It was 14 years ago that Leeds Tykes, as they were then known, attracted a record attendance of 14,293 to Headingley.
This was mainly down to a certain Jonny Wilkinson, who had won the World Cup for England just 13 months previously and who came off the bench to nudge Newcastle Falcons to a 15-11 Premiership victory.
Carnegie, of course, are now barely recognisable from the side of that day and not just in name and personnel, which included a World Cup winner of their own in the shape of Mark Regan along with British Lion Tim Stimpson and Springbok Andre Snyman.
They are in the Championship and, not only that, ahead of today’s crucial visit to Doncaster Knights sit bottom with just one win from nine league fixtures.
Clearly it is not the start to life as the club’s director of rugby that Chris Stirling had envisaged.
The respected Kiwi initially arrived in March from Super Rugby side The Hurricanes before taking full control at the end of last term to implement his plan that he hopes will eventually see Carnegie promoted back into the elite.
That will not happen this season; staving off what would be an utterly ruinous relegation is, instead, the surprise aim.
However, Stirling’s confidence and belief is undimmed and, though they cannot target promotion until 2019-20, he feels the blocks have been put in place with a raft of recent signings.
The former Cornish Pirates chief, who has worked with the All Blacks, has made 10 in total and it is no coincidence the club have won five of their Championship Cup games since a timely break from the league at the end of October.
“I suppose you could say it’s the start of a new season for us,” said Stirling as his side attempt to lift from 12th with ninth-placed Doncaster facing problems of their own, having lost their last four games and sitting just 10 points in front of Carnegie.
“We’ve got a greatly strengthened squad, new players who’ve bedded in during the Championship Cup, which has given us some real steel. Now we’ve not only got a very strong starting line-up, but also a very, very strong bench, which, in the modern game, is crucial.
“So now it’s time to perform and get some results in the Championship.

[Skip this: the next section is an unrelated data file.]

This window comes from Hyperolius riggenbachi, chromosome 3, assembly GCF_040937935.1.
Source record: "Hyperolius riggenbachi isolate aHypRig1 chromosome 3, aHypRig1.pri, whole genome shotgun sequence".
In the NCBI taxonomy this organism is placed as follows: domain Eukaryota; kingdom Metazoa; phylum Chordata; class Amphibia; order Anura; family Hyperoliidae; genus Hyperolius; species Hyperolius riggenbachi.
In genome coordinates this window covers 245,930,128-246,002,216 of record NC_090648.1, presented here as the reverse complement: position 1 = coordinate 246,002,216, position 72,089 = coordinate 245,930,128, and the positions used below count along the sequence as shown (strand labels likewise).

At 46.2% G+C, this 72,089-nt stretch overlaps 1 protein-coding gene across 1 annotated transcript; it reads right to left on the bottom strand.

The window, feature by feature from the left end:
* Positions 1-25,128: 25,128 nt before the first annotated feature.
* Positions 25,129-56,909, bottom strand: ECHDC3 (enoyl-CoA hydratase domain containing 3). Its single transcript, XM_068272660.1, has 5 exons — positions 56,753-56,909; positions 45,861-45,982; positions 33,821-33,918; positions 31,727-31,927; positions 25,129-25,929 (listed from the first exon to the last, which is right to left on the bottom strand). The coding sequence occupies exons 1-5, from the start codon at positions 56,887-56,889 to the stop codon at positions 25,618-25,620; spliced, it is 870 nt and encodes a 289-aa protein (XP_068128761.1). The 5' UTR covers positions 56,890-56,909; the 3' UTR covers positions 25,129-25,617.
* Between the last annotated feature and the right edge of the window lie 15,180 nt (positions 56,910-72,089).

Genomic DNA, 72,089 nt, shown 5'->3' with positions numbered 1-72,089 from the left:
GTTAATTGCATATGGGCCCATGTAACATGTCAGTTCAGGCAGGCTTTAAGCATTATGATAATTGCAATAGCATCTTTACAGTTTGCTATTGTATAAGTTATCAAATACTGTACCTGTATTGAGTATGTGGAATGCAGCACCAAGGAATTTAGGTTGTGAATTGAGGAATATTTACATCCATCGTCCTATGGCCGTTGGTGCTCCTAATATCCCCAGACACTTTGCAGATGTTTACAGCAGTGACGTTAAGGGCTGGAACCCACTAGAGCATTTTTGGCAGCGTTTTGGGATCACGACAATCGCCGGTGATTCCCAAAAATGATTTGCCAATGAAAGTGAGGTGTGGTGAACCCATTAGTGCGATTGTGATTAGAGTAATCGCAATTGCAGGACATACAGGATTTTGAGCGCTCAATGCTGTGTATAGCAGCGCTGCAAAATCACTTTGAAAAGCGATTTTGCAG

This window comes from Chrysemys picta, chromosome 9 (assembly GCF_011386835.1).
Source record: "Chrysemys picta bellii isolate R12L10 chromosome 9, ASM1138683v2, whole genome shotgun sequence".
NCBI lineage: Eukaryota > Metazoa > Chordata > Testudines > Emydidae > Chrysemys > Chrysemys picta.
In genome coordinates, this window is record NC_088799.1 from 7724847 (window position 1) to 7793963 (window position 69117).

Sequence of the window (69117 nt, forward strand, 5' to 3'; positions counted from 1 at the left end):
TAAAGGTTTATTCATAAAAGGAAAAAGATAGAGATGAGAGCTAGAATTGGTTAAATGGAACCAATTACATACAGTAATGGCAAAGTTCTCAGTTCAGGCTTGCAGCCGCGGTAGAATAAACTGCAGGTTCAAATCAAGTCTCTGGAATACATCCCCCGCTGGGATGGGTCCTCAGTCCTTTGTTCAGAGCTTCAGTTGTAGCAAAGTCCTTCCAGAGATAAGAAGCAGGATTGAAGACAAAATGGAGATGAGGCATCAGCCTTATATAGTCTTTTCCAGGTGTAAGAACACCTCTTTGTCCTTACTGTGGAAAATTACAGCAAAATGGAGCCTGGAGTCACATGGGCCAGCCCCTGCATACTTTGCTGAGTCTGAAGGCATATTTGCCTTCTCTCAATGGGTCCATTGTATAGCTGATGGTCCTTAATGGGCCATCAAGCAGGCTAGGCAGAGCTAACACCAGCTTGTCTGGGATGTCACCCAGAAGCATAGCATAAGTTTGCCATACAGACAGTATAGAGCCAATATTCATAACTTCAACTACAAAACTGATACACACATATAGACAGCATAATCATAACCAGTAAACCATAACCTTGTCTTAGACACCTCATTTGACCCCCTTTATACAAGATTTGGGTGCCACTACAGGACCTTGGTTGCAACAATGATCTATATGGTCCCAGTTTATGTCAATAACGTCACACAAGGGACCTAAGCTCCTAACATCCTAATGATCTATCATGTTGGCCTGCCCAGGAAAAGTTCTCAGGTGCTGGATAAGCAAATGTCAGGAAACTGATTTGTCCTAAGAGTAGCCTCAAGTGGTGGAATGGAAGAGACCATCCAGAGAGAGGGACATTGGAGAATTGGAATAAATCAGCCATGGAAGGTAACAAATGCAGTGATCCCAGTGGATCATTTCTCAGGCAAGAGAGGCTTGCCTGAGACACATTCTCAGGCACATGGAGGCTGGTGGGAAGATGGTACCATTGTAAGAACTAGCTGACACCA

“The goal is obviously to climb up the table and finish as high as possible this season before looking at next. There’ll be more recruitment in the summer and those we’ve signed are through to 2020.
“We know there’s a lot of work to do, but as long as we control what we can control and put ourselves in a good space it (promotion) is definitely realistic.”
Stirling is equally confident of one day seeing Headingley attracting a five-figure crowd again.
That crowd in 2004 was almost double their previous best and this term Carnegie have averaged just 1,400, illustrating the sheer size of the task ahead.
But he insisted: “Yes, of course it can be achieved. It’s not going to be easy.
“What will success look like? A near full Emerald Headingley stadium watching Yorkshire Carnegie play. If we can achieve that we know we’ve played some good rugby, we know we’re getting results and moving in the right direction.
“That’s how I’ll gauge success; seeing the desire for the Yorkshire public to come and watch us.”
All of which makes today’s game of utmost importance. There are five sides fearing the drop as the competition approaches the halfway mark, but Carnegie need impetus now.
Granted they have beaten Doncaster twice already in the Cup and their rivals hit a new low when knocked out of the competition in their last outing, a dismal 19-14 home loss to an under-strength Nottingham.
But Stirling appreciates where Clive Griffiths’s side will be dangerous. “Their pack and their ability to carry the ball. They’re big, strong and we’ve got to meet that by trying to stop them going forward,” he said.
“If we allow them to get any momentum in their carry we will have a hard day at the office. Then, depending on selections, they’ve a very exciting outside back trio and if we’re inaccurate with our kicking game they’ll run it back at us and take advantage.
“They’re a strong outfit right across so it’ll be a massive challenge. They’ll be massively up for it and it’s the local derby, too.
“We’ve played them twice before – I know it was in the Cup – but both clubs put out strong teams with a view of what was coming on December 29.
“Castle Park is a difficult place to go and Yorkshire Carnegie don’t win there too often so to get one in the Cup was nice. We’d certainly like another.”